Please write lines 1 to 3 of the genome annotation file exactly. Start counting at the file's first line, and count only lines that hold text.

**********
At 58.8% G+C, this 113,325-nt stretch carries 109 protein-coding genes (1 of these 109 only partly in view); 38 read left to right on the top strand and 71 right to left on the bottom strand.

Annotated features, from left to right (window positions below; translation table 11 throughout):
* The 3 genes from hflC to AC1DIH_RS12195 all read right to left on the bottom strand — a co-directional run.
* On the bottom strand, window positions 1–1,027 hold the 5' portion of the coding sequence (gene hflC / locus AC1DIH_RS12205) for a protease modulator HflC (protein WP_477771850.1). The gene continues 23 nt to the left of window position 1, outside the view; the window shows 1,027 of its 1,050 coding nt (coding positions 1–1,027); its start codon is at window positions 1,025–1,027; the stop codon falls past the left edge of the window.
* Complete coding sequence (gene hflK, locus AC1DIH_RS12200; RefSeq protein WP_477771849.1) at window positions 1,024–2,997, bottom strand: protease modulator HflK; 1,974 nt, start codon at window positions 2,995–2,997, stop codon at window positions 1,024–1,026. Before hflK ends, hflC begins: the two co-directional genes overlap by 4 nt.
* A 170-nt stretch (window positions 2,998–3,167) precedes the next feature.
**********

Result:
At 58.8% G+C, this 113,325-nt stretch carries 109 protein-coding genes (1 of these 109 only partly in view); 38 read left to right on the top strand and 71 right to left on the bottom strand.

Annotated features, from left to right (window positions below; translation table 11 throughout):
* The 3 genes from hflC to AC1DIH_RS12195 all read right to left on the bottom strand — a co-directional run.